The increasing prominence of Google+ influence on local search results is also problematic because of Google’s undelivered potential in their social media property thus far. While usage in Google+ is surely increasing some, it’s still not commonplace for the general population. As such, many businesses have tried using Google+ briefly, didn’t see a lot of uptick nor methods for engaging and building an audience there, and then they sort of abandoned their pages. As things currently stand, most businesses will probably assess that their target customers are not in Google+ at this time.

Local Marketing In Google Maps

Here are a few takeaways based upon this analysis:

  • For address-less businesses, it’s still possible to appear in Google Maps with the floating circle “pinpoint.” The display may not be ideal for you (if the mouse-overs are inconsistent), and the lack of a listings column likely reduces your visibility. So, make sure your icon is located at least within the clump of where most businesses appear for your area — or, consider establishing a brick-and-mortar location. It’s a step backward in technology to do such a thing just to have a chance to appear prominently in Google local search, but this is our reality. (See also 5 Ways To Rank Outside of Your Physical Location in Google Places)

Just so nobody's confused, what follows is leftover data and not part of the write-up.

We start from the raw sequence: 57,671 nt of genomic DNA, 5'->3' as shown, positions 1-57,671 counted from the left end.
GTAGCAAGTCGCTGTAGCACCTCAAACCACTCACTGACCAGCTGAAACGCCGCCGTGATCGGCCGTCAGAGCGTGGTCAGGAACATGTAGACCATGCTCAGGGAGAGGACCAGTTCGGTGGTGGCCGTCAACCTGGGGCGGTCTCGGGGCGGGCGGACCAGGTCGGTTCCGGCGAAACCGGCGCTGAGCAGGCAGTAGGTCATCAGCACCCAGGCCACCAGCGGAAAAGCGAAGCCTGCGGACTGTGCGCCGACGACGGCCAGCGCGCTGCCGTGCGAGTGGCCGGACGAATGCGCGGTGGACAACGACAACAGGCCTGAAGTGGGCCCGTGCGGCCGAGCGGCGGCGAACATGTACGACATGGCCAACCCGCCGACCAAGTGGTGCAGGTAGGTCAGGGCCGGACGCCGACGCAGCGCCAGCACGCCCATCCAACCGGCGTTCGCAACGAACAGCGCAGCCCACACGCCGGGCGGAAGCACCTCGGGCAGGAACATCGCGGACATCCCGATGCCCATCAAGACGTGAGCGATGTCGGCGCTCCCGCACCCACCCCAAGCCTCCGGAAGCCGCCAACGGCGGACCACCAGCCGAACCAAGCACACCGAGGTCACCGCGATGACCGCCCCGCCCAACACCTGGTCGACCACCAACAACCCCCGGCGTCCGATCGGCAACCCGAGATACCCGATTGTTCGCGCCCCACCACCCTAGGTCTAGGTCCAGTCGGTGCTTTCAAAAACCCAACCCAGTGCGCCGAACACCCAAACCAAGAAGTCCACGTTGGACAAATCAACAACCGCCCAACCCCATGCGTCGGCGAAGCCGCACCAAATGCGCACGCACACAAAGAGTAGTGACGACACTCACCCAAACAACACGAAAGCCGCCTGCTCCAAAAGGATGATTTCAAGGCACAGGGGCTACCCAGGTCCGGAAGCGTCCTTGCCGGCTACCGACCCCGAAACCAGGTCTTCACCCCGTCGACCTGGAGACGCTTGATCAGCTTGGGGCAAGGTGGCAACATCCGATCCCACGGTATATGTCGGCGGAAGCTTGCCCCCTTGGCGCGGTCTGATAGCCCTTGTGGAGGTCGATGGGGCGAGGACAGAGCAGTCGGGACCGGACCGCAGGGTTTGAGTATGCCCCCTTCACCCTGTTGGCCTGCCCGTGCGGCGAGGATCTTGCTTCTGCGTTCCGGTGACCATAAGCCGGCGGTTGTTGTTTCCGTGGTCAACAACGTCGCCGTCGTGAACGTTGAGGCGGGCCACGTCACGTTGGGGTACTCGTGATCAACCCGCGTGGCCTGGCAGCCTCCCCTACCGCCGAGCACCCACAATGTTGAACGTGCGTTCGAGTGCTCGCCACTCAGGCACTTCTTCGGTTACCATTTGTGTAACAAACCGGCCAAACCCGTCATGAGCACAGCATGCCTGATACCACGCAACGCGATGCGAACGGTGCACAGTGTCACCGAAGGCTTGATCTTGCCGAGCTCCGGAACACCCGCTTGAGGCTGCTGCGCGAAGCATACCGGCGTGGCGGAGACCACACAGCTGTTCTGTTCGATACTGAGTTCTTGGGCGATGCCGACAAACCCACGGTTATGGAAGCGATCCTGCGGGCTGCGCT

• For all local businesses, rankings are becoming even more important! Familiarize yourself with how to rank in Google Maps, and consider whether you need to step up your game to compete more effectively in this arena.
  • Focus on ways to get more positive reviews, since this could increase your chances of ranking in the new interface when users opt to filter by reviews, even if you’ve been ranking lower than your competitors up until now.
  • Make sure you include photos with your Google listing — you can do this through the Google Places dashboard (it allows up to 10). Add pics into your Google+ Local page as well. Since photos are being more prominently featured, I’d say that the more photos you have associated with your company, the more likely your business may attract attention from consumers.
  • Even though Google+ is still not heavily populated with consumers, you should still attempt to engage with it some to position yourself well if it does eventually take off. It’s fairly certain that Google will continue pushing that service — and when Google pushes, it’s more likely to cross the threshold into reaching a critical mass. Having a growing audience in Google+ will possibly enable you to reach more people in search over time. I believe you need to be active in other popular social media sites as well, such as Twitter and Facebook, and you can organize that work to replicate it in Google+ with minimal labor.

Stay tuned for more analysis and ideas for local marketing in Google Maps once the dust from these changes settles!

Opinions expressed in the article are those of the guest author and not necessarily Search Engine Land.

Related Topics: Channel: Local | Google: Maps & Local | Local Search Column

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About The Author: is President of Argent Media, and serves on advisory boards for Universal Business Listing and FindLaw. Follow him @si1very on Twitter.

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  • Guy Hadas

    Well, That is quite a problem for what you call address-less businesses.